Birmingham London performances of classic experimental work commemorate Titanic centenary weekend
COMPOSED BY GAVINBRYARS
PERFORMED BY GAVINBRYARSENSEMBLE
PHILIPJECK ON TURNTABLES
PROJECTIONDESIGN BY BILLMORRISONANDLAURIEOLINDER
7.30PM, FRIDAY 13 APRIL
PRODUCED BY FORMA
8.00PM, SUNDAY 15 APRIL
Â£15.00 – Â£25.00
PRODUCED BY BARBICAN IN ASSOCIATIONWITHFORMA
The influential and experimental 1969 Gavin Bryars composition The Sinking of the Titanic is to be performed live by the composer and his ensemble at two special concerts in Birmingham and London in April, marking the centenary of the 1912 maritime disaster.
The work, inspired by reports that the RMS Titanic’s string ensemble continued to play the hymn Autumn as the ship sank in April 1912, was written as an ‘indeterminate’ and open work; intended to evolve with the addition of new elements.
The Gavin Bryars Ensemble will play the work at Birmingham’s Grade I listed music venue Town Hall on Friday 13 April, accompanied by samples from turntablist Philip Jeck and hazy archival film footage from artists Bill Morrison and Laurie Olinder. A second performance on Sunday 15 April at the Barbican Hall in London marks 100 years to the day of the sinking of the Titanic in the North Atlantic Ocean.
Throughout the 72 minute performance Bryars and the ensemble weave refrains from Autumn with layers of Jeck’s sample-based materials, creating, at times, clamouring waves of sound that suggest the great engines and massive bulk of the vessel and the ocean that swallowed it. The result is a heart-achingly intimate and direct work.
In Birmingham, the premiere of a special commission of music inspired by the famous sinking of the Titanic, written by young composer and jazz bassist Hamish Livingstone will precede the concert. The Music of the Titanic will be performed at the regular Rush Hour Blues session in Symphony Hall’s Cafe Bar at 5.30pm on Friday 13 April 2012. There will be also a small display of Titanic memorabilia in the Town Hall foyer on Friday 13 April, courtesy of the Avery Historical Museum.
‘Devastatingly poignant.’ Uncut â˜…â˜…â˜…â˜…â˜…
Composed in 1969, performed in 1972 and first recorded for Brian Eno’s Obscure label in 1975, Gavin Bryars’ The Sinking of the Titanic was originally scored for small orchestra and tapes. Bryars’ exquisite piece has been interpreted, adapted and performed in innumerable subsequent configurations. It has been performed, among other spaces, in a Napoleonic-era water tower, a Belgian art nouveau swimming pool, a 1950s Swedish dance hall, a Huddersfield night-club, and the Guggenheim Museum, New York.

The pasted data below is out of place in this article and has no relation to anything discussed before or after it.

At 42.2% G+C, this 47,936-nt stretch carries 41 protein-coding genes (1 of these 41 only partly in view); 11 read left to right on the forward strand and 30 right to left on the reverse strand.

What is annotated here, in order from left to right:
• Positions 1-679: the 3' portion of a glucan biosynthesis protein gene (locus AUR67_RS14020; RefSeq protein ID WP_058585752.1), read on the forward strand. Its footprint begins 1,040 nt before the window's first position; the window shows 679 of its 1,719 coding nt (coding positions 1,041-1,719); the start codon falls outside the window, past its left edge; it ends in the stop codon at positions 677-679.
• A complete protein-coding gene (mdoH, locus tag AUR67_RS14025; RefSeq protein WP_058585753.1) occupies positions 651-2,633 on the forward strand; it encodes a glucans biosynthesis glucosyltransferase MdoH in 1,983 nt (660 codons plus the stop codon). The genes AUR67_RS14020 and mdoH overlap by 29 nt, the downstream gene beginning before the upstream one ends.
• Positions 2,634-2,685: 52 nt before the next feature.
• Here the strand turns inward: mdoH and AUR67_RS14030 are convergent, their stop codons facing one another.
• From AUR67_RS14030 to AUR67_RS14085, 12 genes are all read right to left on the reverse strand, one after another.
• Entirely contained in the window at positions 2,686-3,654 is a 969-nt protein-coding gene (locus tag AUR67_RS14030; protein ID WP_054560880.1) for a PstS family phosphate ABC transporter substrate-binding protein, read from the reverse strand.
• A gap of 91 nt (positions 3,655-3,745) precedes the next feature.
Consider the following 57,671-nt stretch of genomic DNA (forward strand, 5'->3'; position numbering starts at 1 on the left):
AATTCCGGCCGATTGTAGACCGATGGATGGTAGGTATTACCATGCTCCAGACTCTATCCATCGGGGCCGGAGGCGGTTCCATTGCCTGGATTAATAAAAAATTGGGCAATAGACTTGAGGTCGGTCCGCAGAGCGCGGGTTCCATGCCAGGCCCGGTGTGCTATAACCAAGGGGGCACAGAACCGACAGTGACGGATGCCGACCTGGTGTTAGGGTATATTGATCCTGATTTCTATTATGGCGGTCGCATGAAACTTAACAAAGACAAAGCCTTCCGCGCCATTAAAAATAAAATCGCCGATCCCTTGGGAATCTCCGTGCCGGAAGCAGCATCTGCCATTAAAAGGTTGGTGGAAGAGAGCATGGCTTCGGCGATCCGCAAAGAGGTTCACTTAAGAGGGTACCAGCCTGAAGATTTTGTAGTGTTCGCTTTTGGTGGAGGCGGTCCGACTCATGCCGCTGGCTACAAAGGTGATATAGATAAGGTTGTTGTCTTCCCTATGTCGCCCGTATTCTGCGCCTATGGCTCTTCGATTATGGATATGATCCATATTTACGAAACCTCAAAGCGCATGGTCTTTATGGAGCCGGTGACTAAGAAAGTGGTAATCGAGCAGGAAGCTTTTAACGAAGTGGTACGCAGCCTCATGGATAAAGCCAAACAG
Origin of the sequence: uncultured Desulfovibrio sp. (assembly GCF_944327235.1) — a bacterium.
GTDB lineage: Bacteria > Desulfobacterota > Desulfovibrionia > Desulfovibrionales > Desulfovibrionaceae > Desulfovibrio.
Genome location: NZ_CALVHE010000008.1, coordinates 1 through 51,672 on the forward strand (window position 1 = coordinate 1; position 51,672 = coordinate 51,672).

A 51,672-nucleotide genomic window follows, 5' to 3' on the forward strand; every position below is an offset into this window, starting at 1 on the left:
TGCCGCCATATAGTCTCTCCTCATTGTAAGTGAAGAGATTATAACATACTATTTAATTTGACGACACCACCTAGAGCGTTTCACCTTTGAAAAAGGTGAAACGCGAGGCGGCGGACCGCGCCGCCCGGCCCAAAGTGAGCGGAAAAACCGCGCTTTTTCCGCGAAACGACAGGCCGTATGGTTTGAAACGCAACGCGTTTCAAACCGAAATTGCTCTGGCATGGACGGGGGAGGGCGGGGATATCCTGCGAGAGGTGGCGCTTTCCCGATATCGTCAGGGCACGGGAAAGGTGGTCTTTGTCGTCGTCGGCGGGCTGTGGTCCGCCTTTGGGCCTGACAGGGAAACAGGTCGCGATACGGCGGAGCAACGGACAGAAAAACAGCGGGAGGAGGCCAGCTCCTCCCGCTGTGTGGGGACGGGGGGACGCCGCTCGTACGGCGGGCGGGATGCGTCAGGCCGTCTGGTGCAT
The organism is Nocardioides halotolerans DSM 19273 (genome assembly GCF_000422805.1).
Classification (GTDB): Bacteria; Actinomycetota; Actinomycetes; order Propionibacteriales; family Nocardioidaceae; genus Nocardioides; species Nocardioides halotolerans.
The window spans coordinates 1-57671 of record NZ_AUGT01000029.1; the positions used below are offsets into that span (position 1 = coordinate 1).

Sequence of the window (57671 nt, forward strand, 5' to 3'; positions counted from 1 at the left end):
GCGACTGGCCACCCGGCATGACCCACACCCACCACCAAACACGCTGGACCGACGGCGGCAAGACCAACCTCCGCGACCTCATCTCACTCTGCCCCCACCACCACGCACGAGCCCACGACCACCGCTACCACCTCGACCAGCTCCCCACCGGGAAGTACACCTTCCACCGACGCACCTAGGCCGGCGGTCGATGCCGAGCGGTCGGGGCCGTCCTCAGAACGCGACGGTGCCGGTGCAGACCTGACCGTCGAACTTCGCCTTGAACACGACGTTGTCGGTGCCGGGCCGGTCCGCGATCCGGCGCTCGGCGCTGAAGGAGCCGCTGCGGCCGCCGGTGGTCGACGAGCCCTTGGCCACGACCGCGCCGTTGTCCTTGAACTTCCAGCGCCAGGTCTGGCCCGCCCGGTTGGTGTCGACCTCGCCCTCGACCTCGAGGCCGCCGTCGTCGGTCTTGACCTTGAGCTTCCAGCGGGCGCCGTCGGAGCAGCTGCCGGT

The Sinking of the Titanic is the oldest piece in my catalogue but, partly because of its openness, is one that I revisit and renew. Like its companion piece Jesus’ Blood Never Failed Me Yet (the “B” side of the 1975 LP recording) it still touches me after all these years. In a sense both pieces reflect on imminent death: through the selfless and noble demeanour of the ship’s musicians; or through the simple faith and good-natured optimism of a homeless old man’s singing.
– Gavin Bryars
Pre-concert conversations with Gavin Bryars and writer and broadcaster Brian Morton will take place in both Birmingham and London.
Notes to editor:
The Sinking of the Titanic
7.30pm, Friday 13 April
Town Hall, Birmingham
Â£15.00* – Box Office 0121 780 3333 / www.thsh.co.uk
Pre-concert conversation with Gavin Bryars, writer and broadcaster Brian Morton, and Andy Lound, Titanic expert and Curator of the Avery Historical Museum takes place in the Town Hall at 6.15pm and is free to The Sinking of the Titanic ticket-holders.
*Â£2 fee per transaction on all bookings except those made in person at the box office, Â£2.50 from April 2012
The Sinking of the Titanic
8.00pm, Sunday 15 April
Barbican Hall, London
Â£15.00 – Â£25.00
Pre-concert conversation with Gavin Bryars and writer and broadcaster Brian Morton takes place in the Fountain Room at 7.15pm and is free to The Sinking of the Titanic ticket-holders.
Town Hall and Symphony Hall are managed together by Performances Birmingham Limited, a Registered Charity No 1053937. Between them, the two halls present an exciting and varied programme of over 600 concerts and events a year, designed to appeal to people of all ages and backgrounds. Over 500,000 people visit Town Hall and Symphony Hall annually, and almost 12,000 young people and 6,000 adults participate in a thriving Education and Community programme.
About the Barbican
A world-class arts and learning organisation, the Barbican pushes the boundaries of all major art forms including dance, film, music, theatre and visual arts. Our creative learning programme further underpins everything we do. In 2012 we celebrate the Olympic year with many of our projects forming part of the Cultural Olympiad and London 2012 Festival – it is also our 30th birthday year. Over 1.5 million people pass through our doors each year, hundreds of artists and performers are featured, and more than 300 staff work onsite. Our architecturally renowned centre opened in 1982 and comprises the Barbican Hall, Barbican Theatre, the Pit theatre, a cinema (with two new cinemas to open in September), the Barbican Art Gallery, a second gallery The Curve, foyers and public spaces, a library, Lakeside Terrace, a glasshouse conservatory, conference facilities and three restaurants.
Assistant Press & PR Manager, Town Hall & Symphony Hall Birmingham
T +44 (0) 121 644 6028
Senior Media Relations Officer, Barbican Centre London
T +44 (0) 20 7382 6199
Communications Manager, Forma
T +44 (0) 20 7456 7823
Tuesday 6 March